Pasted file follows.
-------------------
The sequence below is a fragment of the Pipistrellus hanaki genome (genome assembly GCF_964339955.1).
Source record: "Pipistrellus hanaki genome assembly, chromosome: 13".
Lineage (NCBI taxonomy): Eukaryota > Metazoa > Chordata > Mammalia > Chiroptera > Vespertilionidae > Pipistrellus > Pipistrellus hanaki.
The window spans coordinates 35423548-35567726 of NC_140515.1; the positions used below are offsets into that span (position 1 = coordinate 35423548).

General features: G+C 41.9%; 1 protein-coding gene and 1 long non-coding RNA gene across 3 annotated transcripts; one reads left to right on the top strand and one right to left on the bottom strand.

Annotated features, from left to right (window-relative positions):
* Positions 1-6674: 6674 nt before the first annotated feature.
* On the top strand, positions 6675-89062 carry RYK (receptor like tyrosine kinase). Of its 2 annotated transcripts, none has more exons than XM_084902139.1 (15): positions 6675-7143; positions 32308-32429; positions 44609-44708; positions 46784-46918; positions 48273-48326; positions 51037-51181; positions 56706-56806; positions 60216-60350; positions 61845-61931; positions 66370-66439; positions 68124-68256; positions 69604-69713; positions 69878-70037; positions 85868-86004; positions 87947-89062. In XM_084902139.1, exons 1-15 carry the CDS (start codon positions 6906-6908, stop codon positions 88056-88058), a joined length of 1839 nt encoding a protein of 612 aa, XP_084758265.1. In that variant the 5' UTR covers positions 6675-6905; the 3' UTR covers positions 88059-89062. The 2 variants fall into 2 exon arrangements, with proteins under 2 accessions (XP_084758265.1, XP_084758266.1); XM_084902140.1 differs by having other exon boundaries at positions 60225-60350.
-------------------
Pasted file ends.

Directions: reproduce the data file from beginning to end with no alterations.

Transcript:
The sequence below is a fragment of the Pipistrellus hanaki genome (genome assembly GCF_964339955.1).
Source record: "Pipistrellus hanaki genome assembly, chromosome: 13".
Lineage (NCBI taxonomy): Eukaryota > Metazoa > Chordata > Mammalia > Chiroptera > Vespertilionidae > Pipistrellus > Pipistrellus hanaki.
The window spans coordinates 35423548-35567726 of NC_140515.1; the positions used below are offsets into that span (position 1 = coordinate 35423548).

General features: G+C 41.9%; 1 protein-coding gene and 1 long non-coding RNA gene across 3 annotated transcripts; one reads left to right on the top strand and one right to left on the bottom strand.

Annotated features, from left to right (window-relative positions):
* Positions 1-6674: 6674 nt before the first annotated feature.
* On the top strand, positions 6675-89062 carry RYK (receptor like tyrosine kinase). Of its 2 annotated transcripts, none has more exons than XM_084902139.1 (15): positions 6675-7143; positions 32308-32429; positions 44609-44708; positions 46784-46918; positions 48273-48326; positions 51037-51181; positions 56706-56806; positions 60216-60350; positions 61845-61931; positions 66370-66439; positions 68124-68256; positions 69604-69713; positions 69878-70037; positions 85868-86004; positions 87947-89062. In XM_084902139.1, exons 1-15 carry the CDS (start codon positions 6906-6908, stop codon positions 88056-88058), a joined length of 1839 nt encoding a protein of 612 aa, XP_084758265.1. In that variant the 5' UTR covers positions 6675-6905; the 3' UTR covers positions 88059-89062. The 2 variants fall into 2 exon arrangements, with proteins under 2 accessions (XP_084758265.1, XP_084758266.1); XM_084902140.1 differs by having other exon boundaries at positions 60225-60350.